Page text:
Friday night at 9, Wisconsin Public Television will premiere three new parts of the Tribal Histories project, which over the next two years will share the history and traditions of all of our state’s Native American tribes and sovereign nations. You can also watch all three programs online now below.
Recorded in the beautiful natural settings of the regions that native people have called home for centuries, the programs feature rich retellings of the challenges, triumphs and time-honored traditions that have shaped their vibrant communities across generations.
In the first three programs, tribal members share their nation’s oral traditions. Hear from Andy Thundercloud of the Ho-Chunk Nation at 9 p.m., Kimberly Vele (pictured above) from the Stockbridge-Munsee Mohican Nation at 9:30 and Mary Bigboy, Thomas O’Connor Sr. and Robert Poweless Sr. from the Bad River Band of Ojibwe at 10.
The programs will have an encore broadcast on WPT Sunday, Aug. 30 starting at 11 a.m.
Last year, WPT premiered the first three programs in the series, highlighting the history of the Menominee, Oneida and Potawatomi people in Wisconsin. Watch all of the programs online here. Programs featuring the five other sovereign nations located within Wisconsin’s modern boundaries and the Brothertown Indian Nation, whose sovereign status is no longer recognized by the federal government, will air on WPT in the next couple years.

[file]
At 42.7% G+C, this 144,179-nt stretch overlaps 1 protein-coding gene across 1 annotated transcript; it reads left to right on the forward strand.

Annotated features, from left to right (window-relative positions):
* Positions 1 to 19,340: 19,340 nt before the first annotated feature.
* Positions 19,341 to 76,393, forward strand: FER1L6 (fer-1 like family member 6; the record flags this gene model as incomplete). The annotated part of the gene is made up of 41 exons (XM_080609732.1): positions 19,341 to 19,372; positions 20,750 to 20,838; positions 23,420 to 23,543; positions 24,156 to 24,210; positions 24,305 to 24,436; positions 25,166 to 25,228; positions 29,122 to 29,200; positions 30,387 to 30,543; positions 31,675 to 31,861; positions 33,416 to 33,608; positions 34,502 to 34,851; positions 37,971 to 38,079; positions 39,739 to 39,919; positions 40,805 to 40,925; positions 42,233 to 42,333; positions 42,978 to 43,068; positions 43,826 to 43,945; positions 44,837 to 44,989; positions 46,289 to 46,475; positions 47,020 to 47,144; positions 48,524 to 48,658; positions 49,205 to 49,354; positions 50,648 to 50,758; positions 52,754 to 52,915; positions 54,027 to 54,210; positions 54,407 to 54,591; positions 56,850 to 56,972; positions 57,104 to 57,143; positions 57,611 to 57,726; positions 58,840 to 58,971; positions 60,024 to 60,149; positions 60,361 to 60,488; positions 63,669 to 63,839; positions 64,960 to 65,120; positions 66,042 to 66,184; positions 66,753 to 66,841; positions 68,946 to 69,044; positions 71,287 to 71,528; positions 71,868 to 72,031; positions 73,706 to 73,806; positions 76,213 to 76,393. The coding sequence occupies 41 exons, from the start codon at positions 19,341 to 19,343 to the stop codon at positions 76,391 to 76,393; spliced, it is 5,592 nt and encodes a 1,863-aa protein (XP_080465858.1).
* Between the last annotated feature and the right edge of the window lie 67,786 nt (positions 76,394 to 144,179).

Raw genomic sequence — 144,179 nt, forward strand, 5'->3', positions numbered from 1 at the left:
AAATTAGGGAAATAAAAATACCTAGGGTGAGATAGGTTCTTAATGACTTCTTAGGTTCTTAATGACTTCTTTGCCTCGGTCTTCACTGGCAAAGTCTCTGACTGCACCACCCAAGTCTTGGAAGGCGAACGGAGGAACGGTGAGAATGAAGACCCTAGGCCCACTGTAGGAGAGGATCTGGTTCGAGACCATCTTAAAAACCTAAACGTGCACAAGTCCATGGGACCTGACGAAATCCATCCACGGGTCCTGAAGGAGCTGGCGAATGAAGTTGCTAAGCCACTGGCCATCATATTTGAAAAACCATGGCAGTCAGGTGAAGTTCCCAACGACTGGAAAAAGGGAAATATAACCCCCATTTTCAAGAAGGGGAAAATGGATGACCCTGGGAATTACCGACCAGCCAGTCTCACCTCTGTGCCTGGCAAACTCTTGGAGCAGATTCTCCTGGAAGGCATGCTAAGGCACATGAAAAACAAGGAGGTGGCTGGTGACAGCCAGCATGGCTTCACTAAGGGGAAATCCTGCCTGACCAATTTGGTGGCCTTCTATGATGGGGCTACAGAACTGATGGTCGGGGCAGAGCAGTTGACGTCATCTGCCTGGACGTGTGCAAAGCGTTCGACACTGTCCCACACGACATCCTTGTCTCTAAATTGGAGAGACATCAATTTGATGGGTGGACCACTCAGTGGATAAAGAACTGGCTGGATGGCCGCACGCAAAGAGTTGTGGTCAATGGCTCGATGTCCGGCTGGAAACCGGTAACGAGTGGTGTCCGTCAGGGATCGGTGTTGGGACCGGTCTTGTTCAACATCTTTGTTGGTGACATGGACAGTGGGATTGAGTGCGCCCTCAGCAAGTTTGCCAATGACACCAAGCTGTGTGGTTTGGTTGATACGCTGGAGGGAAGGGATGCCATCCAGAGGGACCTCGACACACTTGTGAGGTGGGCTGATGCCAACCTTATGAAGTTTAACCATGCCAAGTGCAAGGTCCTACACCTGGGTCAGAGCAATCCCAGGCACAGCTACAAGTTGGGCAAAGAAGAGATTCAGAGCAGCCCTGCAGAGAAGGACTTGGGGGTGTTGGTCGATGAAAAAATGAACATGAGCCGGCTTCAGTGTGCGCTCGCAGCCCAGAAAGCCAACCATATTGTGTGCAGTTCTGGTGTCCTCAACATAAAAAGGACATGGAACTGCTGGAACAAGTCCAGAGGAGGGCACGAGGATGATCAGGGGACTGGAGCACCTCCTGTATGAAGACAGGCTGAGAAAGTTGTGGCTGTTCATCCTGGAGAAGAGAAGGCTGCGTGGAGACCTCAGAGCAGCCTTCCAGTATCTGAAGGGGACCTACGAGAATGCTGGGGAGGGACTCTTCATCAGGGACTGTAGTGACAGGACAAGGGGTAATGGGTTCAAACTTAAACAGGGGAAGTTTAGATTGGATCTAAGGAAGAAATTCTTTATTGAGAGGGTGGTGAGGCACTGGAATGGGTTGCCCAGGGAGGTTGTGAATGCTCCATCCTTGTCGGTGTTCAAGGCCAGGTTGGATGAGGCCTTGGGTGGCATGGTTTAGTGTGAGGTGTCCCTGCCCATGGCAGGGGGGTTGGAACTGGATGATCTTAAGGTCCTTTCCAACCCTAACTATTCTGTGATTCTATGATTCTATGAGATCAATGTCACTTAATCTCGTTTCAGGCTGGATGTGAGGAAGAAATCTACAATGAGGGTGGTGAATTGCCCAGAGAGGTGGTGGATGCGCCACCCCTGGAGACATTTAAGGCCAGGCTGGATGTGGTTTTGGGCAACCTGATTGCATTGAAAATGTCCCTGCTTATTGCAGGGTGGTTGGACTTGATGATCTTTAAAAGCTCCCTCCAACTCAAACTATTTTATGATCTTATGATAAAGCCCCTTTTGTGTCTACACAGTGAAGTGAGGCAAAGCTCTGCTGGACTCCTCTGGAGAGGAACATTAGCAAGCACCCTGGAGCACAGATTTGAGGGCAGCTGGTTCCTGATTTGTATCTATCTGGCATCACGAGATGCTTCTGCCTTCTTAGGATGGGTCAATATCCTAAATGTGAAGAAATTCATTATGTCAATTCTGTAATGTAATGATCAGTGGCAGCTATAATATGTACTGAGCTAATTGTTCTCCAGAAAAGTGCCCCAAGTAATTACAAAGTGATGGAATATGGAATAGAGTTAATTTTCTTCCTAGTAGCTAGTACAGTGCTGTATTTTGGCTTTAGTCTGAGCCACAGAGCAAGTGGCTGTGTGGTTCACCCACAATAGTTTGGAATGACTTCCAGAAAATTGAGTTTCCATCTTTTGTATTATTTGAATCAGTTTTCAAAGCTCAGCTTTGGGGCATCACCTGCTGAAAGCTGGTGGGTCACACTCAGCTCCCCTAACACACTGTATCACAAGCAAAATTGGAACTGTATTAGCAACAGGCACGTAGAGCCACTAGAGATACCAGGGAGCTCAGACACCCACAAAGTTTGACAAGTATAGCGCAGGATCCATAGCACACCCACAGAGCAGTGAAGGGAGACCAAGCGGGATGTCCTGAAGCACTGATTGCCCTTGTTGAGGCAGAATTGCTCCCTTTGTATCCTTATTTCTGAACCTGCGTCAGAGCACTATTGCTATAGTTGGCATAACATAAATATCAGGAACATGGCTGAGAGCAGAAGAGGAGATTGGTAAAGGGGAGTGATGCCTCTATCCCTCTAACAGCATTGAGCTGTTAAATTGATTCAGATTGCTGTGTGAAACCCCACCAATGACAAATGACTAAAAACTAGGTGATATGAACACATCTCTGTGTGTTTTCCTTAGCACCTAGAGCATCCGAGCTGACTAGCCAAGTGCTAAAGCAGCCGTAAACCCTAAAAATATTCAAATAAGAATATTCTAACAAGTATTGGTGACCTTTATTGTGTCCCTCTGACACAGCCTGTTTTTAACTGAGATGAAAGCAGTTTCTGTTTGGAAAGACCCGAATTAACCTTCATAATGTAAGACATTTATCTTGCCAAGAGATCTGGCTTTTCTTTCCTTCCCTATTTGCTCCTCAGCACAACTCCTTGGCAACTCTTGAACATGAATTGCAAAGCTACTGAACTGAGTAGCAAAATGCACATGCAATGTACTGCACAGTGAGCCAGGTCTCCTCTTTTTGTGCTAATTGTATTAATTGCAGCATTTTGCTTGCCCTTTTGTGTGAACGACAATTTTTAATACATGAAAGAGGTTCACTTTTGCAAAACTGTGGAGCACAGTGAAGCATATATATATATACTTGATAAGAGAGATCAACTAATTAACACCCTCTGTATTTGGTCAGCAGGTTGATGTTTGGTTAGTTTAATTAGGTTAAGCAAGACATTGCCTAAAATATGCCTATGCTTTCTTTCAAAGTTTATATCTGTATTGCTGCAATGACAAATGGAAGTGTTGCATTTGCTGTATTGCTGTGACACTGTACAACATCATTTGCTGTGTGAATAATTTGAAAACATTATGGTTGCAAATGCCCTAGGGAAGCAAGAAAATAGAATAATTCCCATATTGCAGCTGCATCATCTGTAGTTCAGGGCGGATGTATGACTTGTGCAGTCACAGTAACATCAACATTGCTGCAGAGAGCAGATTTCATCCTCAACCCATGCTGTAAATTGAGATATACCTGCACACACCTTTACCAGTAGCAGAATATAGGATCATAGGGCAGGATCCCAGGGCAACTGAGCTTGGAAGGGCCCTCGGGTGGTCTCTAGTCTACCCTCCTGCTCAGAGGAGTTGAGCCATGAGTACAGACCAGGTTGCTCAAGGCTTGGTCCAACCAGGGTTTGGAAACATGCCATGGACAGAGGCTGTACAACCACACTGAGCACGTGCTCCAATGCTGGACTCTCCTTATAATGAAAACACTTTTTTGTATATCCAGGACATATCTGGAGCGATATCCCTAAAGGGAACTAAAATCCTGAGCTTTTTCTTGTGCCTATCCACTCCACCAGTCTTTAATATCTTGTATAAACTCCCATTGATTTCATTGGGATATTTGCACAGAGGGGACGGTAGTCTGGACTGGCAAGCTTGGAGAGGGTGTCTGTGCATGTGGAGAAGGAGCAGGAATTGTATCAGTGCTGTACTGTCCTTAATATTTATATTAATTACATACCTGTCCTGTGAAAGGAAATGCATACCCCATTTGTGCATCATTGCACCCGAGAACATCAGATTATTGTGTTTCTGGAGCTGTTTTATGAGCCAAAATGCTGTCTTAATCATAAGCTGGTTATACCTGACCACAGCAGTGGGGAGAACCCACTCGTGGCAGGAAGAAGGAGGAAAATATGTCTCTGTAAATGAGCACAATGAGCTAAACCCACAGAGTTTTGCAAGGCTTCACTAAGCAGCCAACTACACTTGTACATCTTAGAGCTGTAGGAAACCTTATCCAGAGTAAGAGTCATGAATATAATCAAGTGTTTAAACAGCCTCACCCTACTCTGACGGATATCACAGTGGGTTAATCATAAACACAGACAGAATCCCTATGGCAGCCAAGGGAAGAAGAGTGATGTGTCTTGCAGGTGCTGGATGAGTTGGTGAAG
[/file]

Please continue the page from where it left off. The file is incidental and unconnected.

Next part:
WPT’s Tribal Histories project is part of Wisconsin’s Act 31 Initiative to provide educational material about American Indians in Wisconsin to the state’s schools of education and K-12 teachers.
Support for Tribal Histories is provided by Irene Daniell Kress, the Francis A. and Georgia F. Ariens Fund of the Community Foundation for the Fox Valley Region, the Evjue Foundation, Ron and Patty Anderson, the Ira and Ineva Reilly Baldwin Wisconsin Idea Endowment, the Wisconsin History Fund supported by the National Endowment for the Humanities; and Friends of Wisconsin Public Television.
Wisconsin’s Act 31 Initiative partners include: Wisconsin Indian Education Association; Wisconsin Media Lab; Wisconsin Historical Society; Wisconsin Department of Public Instruction; University of Wisconsin-Madison School of Education; University of Wisconsin-Cooperative Extension’s Community Development Educators; UW-Green Bay, First Nation Studies Program; UW-Eau Claire, American Indian Studies Program; UW-Madison Tribal Libraries, Archives, and Museums (TLAM) Project; and Wisconsin Public Television.